I was planning on writing about this particular topic last week however I put it off a few times as I wanted to gather some more information before writing it out. I think I’m ready now, or at least I’ve delayed long enough.
The first story that I remember really bringing this topic into the forefront of my consciousness was in December of 2006, December 8th to be exact. The story happened in Hagerstown, Maryland. A 5 year old Kindergartener was suspended from school. He was suspended on the grounds that committed sexual harassment against a fellow classmate at Lincolnshire Elementary. The nature of his crime, in case you were wondering, was that he pinched a female classmate on the buttocks. School officials said “fits the state Department of Education's definition of sexual harassment as "unwelcome sexual advances, request for sexual favors and/or other inappropriate verbal, written or physical conduct of a sexual nature directed toward others."” The boy’s father was outraged at the school saying that his son was unaware of the seriousness of this allegation and only knew it as playing around.
Surely this was an isolated incident, right? A momentary lapse of judgment on the part of the administration? No, sadly, it wasn’t. Las Vegas, Texas. Four days later… December 12, 2006. A 4 year old boy attending La Vega Primary School was sentenced into in-house suspension. This student is a pre-kindergarten student. What did he do to earn himself in-house suspension? According to the school, he committed sexual harassment. Allegedly he inappropriately rubbed his face into the bosom of a teacher’s aide.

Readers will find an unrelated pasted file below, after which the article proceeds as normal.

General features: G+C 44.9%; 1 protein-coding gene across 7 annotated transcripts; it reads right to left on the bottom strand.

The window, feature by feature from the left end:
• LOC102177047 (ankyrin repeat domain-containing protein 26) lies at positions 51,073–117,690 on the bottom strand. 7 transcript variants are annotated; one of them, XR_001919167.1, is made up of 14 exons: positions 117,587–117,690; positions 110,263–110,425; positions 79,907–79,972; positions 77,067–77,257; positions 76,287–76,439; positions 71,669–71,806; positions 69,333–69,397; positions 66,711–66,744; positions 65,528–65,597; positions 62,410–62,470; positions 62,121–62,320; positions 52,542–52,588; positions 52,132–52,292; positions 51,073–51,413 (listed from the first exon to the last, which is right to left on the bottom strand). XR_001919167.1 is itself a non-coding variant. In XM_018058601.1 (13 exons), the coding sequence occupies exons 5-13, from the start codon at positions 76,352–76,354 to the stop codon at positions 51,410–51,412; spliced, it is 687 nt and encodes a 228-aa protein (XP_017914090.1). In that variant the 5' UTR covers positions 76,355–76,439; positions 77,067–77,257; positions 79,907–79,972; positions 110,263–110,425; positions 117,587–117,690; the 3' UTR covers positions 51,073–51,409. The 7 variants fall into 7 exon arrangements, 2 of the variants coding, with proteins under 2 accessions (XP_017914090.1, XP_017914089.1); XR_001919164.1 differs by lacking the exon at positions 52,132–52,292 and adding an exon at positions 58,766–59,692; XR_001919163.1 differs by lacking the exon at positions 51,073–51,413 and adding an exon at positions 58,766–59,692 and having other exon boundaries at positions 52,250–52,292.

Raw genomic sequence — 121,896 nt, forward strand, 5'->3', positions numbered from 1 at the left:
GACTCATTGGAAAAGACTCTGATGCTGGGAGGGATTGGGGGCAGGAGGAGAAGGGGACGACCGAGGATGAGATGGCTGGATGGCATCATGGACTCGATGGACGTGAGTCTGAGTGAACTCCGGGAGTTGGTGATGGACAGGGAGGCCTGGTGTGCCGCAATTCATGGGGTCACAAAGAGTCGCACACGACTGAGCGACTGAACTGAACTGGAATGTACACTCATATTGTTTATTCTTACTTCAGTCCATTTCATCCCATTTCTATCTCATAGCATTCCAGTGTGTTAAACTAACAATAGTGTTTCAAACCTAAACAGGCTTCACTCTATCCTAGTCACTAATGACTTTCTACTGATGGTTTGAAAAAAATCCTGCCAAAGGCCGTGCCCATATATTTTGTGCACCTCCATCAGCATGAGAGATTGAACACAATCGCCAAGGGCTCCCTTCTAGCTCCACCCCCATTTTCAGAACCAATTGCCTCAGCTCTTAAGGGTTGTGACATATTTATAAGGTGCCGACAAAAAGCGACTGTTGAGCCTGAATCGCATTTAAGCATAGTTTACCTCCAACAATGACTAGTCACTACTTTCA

Two years later another incident; 2008, Greer, Greenville County, South Carolina. A six year old child was sent home with allegations of sexual harassment because he told his teacher that one of his follow students liked looking at her behind. Mind you, the student who’s being accused of this wasn’t looking, he was ratting out the looker. Maybe the boy’s classmate had good taste, maybe the teacher sat on some tape, or had a hole in her pants, or maybe the informant was mistaken about what he thought was happening. Whatever the story was, the boy was suspended for sexual harassment because he insinuated that a classmate would look at their teacher like that.
At least there are few champions of reason and logic. David Davis was the executive director of an Advocacy Center in Waco in 2006. He thinks that it’s absurd to charge children this small with sexual harassment allegations. He says assuming the boy has not had sexual encounters, or been inappropriately exposed to pornography, most four-year-olds are sexually innocent.
Another book, Promoting Social Justice for Young Children also heralds logic and reason as key elements when dealing with children and charging them with crimes of a sexual nature.